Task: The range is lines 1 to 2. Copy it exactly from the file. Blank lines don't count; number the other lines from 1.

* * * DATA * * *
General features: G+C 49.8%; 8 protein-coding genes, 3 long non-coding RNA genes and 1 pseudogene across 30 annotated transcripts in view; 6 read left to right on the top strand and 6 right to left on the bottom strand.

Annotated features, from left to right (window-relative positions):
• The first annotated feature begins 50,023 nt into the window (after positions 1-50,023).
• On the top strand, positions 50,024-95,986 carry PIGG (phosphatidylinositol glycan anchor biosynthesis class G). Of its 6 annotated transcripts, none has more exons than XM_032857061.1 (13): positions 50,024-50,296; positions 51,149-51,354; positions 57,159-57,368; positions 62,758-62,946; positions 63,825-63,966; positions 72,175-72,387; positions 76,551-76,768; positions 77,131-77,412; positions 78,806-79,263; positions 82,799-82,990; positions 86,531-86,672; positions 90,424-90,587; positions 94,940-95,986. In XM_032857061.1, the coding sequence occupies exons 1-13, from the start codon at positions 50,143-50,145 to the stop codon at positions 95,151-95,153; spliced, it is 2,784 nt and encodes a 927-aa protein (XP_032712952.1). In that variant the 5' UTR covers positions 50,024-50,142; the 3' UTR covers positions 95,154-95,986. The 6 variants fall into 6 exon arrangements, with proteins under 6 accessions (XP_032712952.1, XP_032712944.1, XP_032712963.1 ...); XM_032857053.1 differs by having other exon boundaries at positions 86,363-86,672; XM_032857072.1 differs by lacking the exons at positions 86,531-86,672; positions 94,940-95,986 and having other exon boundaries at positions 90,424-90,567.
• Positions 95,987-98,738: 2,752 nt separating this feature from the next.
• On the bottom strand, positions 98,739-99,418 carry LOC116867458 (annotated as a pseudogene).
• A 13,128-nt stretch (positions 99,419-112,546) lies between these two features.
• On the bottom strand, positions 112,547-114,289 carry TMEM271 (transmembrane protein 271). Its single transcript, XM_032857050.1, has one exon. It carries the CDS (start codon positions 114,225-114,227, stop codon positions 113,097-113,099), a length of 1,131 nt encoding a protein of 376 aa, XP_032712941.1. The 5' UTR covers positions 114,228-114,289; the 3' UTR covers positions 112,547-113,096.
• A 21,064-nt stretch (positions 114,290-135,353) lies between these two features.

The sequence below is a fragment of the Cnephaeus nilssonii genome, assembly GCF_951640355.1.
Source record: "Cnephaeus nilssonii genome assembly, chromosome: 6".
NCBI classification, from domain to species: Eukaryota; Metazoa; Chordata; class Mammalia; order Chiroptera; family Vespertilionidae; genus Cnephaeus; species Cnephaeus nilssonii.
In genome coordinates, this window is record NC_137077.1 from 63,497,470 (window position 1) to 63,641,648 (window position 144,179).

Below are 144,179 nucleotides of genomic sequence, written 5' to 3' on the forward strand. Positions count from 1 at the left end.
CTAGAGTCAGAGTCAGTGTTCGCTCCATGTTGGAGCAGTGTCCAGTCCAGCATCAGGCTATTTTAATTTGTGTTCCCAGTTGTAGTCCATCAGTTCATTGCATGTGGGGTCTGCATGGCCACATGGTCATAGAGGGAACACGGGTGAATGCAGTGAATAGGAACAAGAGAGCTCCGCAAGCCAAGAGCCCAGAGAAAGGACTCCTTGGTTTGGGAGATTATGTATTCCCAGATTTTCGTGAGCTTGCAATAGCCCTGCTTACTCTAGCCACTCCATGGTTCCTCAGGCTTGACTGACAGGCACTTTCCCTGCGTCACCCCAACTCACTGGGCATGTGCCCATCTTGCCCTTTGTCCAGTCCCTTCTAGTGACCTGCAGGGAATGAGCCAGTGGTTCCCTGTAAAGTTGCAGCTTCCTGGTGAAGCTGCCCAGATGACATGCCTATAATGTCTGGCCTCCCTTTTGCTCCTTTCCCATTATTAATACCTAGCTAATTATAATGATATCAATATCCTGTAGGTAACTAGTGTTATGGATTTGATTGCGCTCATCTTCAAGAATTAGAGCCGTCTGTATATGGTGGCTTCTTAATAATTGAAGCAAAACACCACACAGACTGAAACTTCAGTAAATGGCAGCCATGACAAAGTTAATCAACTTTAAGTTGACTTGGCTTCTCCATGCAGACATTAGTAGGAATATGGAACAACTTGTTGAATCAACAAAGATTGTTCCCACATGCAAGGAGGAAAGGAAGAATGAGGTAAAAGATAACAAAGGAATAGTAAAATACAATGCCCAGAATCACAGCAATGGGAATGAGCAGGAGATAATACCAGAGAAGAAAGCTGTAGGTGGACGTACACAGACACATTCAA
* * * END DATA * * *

General features: G+C 49.8%; 8 protein-coding genes, 3 long non-coding RNA genes and 1 pseudogene across 30 annotated transcripts in view; 6 read left to right on the top strand and 6 right to left on the bottom strand.

Annotated features, from left to right (window-relative positions):